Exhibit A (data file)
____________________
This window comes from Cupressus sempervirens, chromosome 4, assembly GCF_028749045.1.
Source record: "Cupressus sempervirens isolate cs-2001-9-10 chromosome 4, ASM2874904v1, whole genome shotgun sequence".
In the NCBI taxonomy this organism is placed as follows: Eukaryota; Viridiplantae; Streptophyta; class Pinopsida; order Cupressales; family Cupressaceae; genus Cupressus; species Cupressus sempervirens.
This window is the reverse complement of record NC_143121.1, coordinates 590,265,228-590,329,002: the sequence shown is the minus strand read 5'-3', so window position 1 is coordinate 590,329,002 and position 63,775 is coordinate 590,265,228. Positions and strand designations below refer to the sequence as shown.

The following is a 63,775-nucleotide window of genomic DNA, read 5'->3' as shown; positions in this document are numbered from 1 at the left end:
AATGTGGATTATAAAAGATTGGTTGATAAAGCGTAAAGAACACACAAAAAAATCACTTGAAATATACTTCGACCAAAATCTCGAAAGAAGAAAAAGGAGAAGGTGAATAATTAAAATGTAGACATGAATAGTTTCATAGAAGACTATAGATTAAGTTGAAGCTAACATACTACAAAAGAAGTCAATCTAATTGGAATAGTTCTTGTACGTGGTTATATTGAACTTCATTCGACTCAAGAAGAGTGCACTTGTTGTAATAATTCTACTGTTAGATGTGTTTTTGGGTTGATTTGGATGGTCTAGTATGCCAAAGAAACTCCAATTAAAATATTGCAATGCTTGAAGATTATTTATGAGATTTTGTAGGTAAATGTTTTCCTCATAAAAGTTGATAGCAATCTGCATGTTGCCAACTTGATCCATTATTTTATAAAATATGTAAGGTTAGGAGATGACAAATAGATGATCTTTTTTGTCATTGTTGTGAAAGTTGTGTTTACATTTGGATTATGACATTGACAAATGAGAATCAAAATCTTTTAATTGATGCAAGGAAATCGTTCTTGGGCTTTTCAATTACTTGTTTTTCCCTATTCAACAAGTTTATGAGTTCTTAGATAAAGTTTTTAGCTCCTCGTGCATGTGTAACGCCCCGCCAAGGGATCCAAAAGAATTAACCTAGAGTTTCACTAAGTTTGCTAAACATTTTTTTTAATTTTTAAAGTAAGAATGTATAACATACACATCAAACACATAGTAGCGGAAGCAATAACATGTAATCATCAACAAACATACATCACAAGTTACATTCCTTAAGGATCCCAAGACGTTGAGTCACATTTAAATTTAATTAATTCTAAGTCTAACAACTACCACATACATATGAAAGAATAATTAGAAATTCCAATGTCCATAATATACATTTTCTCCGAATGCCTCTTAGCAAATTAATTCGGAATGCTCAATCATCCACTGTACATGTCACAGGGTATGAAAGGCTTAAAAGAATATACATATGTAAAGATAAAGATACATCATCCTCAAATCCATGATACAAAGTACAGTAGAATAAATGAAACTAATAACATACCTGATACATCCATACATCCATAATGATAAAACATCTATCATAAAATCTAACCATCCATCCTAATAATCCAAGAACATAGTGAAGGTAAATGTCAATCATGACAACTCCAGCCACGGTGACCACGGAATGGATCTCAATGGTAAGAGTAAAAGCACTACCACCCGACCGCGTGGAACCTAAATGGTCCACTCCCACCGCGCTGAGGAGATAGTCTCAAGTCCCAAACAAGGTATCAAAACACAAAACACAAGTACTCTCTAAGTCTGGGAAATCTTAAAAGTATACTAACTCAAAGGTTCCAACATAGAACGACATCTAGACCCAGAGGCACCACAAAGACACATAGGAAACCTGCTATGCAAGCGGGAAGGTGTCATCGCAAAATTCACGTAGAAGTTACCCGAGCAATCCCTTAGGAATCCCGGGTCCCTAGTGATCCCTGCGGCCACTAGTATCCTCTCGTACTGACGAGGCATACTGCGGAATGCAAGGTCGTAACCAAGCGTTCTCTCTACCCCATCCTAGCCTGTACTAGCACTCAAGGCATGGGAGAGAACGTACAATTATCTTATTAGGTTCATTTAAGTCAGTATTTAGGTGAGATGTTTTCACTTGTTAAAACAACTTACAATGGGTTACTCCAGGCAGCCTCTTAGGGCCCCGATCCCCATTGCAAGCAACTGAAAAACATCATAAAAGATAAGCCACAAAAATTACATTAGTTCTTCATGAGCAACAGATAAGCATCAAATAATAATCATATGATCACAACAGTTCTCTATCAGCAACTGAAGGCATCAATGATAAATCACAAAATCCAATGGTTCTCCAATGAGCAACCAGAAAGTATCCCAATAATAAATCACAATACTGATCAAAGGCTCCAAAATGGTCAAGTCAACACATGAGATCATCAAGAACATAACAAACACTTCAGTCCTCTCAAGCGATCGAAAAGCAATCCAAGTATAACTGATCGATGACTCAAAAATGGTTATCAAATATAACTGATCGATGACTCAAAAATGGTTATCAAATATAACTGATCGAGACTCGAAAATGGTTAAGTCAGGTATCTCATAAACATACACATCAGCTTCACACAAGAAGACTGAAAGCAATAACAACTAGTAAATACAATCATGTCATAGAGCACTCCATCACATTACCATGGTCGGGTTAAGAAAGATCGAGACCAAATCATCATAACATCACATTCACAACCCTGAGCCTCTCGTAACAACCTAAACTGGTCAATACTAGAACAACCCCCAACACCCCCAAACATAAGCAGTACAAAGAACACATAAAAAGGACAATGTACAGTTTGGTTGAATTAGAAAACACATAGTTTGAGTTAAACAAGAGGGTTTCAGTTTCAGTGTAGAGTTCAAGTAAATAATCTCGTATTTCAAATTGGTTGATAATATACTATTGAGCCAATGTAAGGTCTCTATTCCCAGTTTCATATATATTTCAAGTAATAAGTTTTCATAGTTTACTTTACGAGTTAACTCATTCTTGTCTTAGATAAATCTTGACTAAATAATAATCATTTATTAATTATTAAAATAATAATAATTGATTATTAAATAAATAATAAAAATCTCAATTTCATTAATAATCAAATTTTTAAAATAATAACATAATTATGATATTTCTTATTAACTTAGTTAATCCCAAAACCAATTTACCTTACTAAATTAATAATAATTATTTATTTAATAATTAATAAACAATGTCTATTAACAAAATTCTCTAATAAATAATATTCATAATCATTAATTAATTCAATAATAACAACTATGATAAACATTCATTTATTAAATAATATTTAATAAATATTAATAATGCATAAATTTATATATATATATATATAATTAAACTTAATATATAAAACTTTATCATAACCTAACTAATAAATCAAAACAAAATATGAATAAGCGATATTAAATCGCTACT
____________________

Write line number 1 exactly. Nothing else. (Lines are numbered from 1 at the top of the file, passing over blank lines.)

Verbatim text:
This window comes from Cupressus sempervirens, chromosome 4, assembly GCF_028749045.1.